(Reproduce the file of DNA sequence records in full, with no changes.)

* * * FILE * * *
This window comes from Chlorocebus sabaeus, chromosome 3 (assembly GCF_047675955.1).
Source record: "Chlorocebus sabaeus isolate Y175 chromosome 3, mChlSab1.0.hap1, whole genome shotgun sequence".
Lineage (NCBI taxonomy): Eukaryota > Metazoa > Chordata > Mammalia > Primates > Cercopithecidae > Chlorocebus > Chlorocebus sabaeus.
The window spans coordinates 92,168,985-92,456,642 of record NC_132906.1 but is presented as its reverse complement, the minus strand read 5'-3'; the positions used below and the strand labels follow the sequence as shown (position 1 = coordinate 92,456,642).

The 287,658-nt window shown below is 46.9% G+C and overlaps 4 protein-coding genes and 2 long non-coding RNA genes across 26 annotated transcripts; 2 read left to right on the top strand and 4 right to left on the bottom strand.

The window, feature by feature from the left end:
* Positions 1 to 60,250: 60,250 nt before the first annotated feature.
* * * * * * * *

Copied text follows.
This window comes from Chlorocebus sabaeus, chromosome 3 (assembly GCF_047675955.1).
Source record: "Chlorocebus sabaeus isolate Y175 chromosome 3, mChlSab1.0.hap1, whole genome shotgun sequence".
Lineage (NCBI taxonomy): Eukaryota > Metazoa > Chordata > Mammalia > Primates > Cercopithecidae > Chlorocebus > Chlorocebus sabaeus.
The window spans coordinates 92,168,985-92,456,642 of record NC_132906.1 but is presented as its reverse complement, the minus strand read 5'-3'; the positions used below and the strand labels follow the sequence as shown (position 1 = coordinate 92,456,642).

The 287,658-nt window shown below is 46.9% G+C and overlaps 4 protein-coding genes and 2 long non-coding RNA genes across 26 annotated transcripts; 2 read left to right on the top strand and 4 right to left on the bottom strand.

The window, feature by feature from the left end:
* Positions 1 to 60,250: 60,250 nt before the first annotated feature.